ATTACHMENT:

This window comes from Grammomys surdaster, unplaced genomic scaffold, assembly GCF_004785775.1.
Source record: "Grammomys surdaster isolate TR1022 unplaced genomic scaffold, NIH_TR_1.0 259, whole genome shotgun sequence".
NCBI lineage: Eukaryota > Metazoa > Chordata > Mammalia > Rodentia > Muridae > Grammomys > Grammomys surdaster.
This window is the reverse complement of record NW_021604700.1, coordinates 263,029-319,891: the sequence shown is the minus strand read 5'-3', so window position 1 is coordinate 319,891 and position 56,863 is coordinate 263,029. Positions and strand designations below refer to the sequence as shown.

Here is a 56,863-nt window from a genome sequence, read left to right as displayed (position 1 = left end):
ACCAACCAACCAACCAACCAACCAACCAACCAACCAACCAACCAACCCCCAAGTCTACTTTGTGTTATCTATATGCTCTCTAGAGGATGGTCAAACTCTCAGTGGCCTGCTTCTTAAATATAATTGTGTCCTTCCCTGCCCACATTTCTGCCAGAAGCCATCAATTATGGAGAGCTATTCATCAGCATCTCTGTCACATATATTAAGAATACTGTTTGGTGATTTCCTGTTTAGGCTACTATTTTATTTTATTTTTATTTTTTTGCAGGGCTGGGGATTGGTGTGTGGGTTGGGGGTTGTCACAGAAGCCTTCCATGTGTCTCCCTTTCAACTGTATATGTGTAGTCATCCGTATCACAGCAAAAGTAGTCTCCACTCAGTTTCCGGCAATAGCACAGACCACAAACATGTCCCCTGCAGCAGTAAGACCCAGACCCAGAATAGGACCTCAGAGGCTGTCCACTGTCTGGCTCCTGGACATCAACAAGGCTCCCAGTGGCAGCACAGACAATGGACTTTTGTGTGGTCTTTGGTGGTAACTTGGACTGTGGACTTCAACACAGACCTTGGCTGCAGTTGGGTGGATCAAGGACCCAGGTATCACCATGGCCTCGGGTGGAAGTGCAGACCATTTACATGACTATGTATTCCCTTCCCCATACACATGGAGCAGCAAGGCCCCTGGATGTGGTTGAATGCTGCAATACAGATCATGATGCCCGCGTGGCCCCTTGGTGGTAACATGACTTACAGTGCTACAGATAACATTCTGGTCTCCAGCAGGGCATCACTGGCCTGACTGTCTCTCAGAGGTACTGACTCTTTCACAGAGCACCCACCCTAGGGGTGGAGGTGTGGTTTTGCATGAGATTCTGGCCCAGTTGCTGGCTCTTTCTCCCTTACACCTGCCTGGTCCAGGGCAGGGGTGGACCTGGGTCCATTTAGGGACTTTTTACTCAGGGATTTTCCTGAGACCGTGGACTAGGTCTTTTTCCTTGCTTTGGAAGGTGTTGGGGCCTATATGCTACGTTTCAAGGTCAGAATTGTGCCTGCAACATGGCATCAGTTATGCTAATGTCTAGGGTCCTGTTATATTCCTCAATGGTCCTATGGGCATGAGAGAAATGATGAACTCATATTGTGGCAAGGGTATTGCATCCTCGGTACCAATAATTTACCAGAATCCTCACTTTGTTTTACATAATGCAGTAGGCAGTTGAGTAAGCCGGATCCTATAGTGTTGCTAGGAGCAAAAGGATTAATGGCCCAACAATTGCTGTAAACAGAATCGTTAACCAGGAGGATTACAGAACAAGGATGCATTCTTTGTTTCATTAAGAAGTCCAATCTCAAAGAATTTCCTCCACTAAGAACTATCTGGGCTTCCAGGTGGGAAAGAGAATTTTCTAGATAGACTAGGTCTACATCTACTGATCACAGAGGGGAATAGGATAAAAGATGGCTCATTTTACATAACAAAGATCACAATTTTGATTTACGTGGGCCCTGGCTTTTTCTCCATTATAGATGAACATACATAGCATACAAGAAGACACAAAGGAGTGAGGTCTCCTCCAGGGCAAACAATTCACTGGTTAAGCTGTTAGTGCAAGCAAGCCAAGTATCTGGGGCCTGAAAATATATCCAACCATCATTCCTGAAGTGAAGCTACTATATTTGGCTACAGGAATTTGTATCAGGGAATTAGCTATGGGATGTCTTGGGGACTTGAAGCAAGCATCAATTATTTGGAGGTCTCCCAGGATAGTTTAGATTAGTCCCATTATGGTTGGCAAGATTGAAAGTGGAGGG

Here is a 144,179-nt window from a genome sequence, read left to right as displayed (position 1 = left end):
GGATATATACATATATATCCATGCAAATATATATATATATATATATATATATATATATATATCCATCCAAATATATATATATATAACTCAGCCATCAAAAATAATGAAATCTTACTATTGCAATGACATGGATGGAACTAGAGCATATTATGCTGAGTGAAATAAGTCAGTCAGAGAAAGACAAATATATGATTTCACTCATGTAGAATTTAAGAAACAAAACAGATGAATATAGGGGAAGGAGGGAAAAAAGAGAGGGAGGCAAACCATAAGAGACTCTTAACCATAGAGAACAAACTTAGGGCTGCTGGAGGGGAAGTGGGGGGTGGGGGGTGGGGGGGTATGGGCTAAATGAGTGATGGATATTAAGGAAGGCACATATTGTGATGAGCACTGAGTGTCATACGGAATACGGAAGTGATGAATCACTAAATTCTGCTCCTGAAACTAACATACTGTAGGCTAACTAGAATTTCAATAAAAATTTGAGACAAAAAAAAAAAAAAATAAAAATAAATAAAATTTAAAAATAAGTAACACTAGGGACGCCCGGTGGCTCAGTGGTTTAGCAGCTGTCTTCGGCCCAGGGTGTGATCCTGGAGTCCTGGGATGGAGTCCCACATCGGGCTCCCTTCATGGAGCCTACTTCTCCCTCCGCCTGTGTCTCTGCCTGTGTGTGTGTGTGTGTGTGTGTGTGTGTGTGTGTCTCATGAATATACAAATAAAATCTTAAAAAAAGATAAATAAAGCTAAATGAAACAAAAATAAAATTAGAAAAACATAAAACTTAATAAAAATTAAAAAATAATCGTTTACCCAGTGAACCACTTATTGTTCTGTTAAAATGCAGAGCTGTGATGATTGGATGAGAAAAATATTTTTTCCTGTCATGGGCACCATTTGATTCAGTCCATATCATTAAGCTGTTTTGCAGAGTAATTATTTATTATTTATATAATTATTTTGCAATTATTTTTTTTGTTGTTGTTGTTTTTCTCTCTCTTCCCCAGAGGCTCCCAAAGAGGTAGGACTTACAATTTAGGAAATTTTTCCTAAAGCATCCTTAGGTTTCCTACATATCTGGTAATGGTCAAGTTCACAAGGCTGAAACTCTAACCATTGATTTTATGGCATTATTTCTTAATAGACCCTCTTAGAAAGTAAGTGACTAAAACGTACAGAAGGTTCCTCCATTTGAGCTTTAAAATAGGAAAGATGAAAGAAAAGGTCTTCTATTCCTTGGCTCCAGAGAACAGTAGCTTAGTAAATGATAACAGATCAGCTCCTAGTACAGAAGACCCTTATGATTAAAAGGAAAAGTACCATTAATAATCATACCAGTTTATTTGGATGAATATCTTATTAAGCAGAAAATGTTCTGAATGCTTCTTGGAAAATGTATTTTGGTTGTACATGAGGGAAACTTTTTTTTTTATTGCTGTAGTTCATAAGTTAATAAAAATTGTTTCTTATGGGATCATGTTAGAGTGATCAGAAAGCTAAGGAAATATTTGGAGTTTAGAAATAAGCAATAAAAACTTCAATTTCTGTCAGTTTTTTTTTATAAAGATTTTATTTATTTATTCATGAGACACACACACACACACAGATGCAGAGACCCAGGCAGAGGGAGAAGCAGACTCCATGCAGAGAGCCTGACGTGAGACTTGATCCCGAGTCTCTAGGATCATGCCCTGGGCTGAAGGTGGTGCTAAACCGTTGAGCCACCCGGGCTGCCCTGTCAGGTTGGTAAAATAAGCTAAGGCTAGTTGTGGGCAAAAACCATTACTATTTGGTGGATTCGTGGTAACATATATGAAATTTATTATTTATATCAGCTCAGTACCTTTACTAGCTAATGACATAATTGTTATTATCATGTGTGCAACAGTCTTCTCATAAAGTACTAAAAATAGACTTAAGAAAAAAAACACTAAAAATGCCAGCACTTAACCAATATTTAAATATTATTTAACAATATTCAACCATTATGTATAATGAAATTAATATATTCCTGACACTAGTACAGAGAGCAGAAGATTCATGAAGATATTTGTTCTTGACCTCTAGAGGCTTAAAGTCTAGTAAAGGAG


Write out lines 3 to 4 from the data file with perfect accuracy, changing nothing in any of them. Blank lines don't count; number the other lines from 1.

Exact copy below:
NCBI lineage: Eukaryota > Metazoa > Chordata > Mammalia > Rodentia > Muridae > Grammomys > Grammomys surdaster.
This window is the reverse complement of record NW_021604700.1, coordinates 263,029-319,891: the sequence shown is the minus strand read 5'-3', so window position 1 is coordinate 319,891 and position 56,863 is coordinate 263,029. Positions and strand designations below refer to the sequence as shown.